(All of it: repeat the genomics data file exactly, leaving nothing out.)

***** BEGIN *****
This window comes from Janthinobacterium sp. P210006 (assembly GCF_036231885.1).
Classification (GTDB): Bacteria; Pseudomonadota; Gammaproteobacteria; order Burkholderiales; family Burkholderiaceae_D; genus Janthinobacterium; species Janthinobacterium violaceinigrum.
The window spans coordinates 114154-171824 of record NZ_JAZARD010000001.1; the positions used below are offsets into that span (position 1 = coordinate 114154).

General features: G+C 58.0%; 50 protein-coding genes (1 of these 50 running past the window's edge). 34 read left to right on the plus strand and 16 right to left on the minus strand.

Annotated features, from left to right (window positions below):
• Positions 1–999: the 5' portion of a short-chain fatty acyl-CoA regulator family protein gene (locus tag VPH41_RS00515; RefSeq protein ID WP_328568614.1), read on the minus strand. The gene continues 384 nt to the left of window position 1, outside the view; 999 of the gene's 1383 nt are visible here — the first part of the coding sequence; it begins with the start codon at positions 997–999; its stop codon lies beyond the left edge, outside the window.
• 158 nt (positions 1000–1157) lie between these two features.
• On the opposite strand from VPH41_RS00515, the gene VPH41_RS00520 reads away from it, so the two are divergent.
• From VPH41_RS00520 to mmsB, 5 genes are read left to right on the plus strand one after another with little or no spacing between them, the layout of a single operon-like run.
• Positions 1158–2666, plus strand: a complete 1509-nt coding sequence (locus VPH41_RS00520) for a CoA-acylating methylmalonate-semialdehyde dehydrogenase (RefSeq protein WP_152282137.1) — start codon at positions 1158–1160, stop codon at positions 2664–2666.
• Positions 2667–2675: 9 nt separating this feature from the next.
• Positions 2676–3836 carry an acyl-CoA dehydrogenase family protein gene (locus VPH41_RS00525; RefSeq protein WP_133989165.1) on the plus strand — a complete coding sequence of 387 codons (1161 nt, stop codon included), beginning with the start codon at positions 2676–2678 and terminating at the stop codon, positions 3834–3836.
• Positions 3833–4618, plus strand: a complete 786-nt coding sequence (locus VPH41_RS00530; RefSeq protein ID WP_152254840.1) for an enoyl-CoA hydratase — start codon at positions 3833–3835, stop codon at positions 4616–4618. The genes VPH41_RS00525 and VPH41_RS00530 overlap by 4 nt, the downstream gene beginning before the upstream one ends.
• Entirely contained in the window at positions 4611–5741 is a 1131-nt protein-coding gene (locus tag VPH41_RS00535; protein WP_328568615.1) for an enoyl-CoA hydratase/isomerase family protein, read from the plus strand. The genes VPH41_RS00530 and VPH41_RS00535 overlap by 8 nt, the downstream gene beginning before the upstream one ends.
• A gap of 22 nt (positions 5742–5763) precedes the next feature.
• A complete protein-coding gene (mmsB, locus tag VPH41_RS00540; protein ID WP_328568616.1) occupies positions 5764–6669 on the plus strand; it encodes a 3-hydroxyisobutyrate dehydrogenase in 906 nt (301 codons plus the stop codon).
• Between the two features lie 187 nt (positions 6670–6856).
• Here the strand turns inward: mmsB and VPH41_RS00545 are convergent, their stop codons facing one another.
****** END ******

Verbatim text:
This window comes from Janthinobacterium sp. P210006 (assembly GCF_036231885.1).
Classification (GTDB): Bacteria; Pseudomonadota; Gammaproteobacteria; order Burkholderiales; family Burkholderiaceae_D; genus Janthinobacterium; species Janthinobacterium violaceinigrum.
The window spans coordinates 114154-171824 of record NZ_JAZARD010000001.1; the positions used below are offsets into that span (position 1 = coordinate 114154).

General features: G+C 58.0%; 50 protein-coding genes (1 of these 50 running past the window's edge). 34 read left to right on the plus strand and 16 right to left on the minus strand.

Annotated features, from left to right (window positions below):
• Positions 1–999: the 5' portion of a short-chain fatty acyl-CoA regulator family protein gene (locus tag VPH41_RS00515; RefSeq protein ID WP_328568614.1), read on the minus strand. The gene continues 384 nt to the left of window position 1, outside the view; 999 of the gene's 1383 nt are visible here — the first part of the coding sequence; it begins with the start codon at positions 997–999; its stop codon lies beyond the left edge, outside the window.
• 158 nt (positions 1000–1157) lie between these two features.
• On the opposite strand from VPH41_RS00515, the gene VPH41_RS00520 reads away from it, so the two are divergent.
• From VPH41_RS00520 to mmsB, 5 genes are read left to right on the plus strand one after another with little or no spacing between them, the layout of a single operon-like run.
• Positions 1158–2666, plus strand: a complete 1509-nt coding sequence (locus VPH41_RS00520) for a CoA-acylating methylmalonate-semialdehyde dehydrogenase (RefSeq protein WP_152282137.1) — start codon at positions 1158–1160, stop codon at positions 2664–2666.
• Positions 2667–2675: 9 nt separating this feature from the next.
• Positions 2676–3836 carry an acyl-CoA dehydrogenase family protein gene (locus VPH41_RS00525; RefSeq protein WP_133989165.1) on the plus strand — a complete coding sequence of 387 codons (1161 nt, stop codon included), beginning with the start codon at positions 2676–2678 and terminating at the stop codon, positions 3834–3836.
• Positions 3833–4618, plus strand: a complete 786-nt coding sequence (locus VPH41_RS00530; RefSeq protein ID WP_152254840.1) for an enoyl-CoA hydratase — start codon at positions 3833–3835, stop codon at positions 4616–4618. The genes VPH41_RS00525 and VPH41_RS00530 overlap by 4 nt, the downstream gene beginning before the upstream one ends.
• Entirely contained in the window at positions 4611–5741 is a 1131-nt protein-coding gene (locus tag VPH41_RS00535; protein WP_328568615.1) for an enoyl-CoA hydratase/isomerase family protein, read from the plus strand. The genes VPH41_RS00530 and VPH41_RS00535 overlap by 8 nt, the downstream gene beginning before the upstream one ends.
• A gap of 22 nt (positions 5742–5763) precedes the next feature.
• A complete protein-coding gene (mmsB, locus tag VPH41_RS00540; protein ID WP_328568616.1) occupies positions 5764–6669 on the plus strand; it encodes a 3-hydroxyisobutyrate dehydrogenase in 906 nt (301 codons plus the stop codon).
• Between the two features lie 187 nt (positions 6670–6856).
• Here the strand turns inward: mmsB and VPH41_RS00545 are convergent, their stop codons facing one another.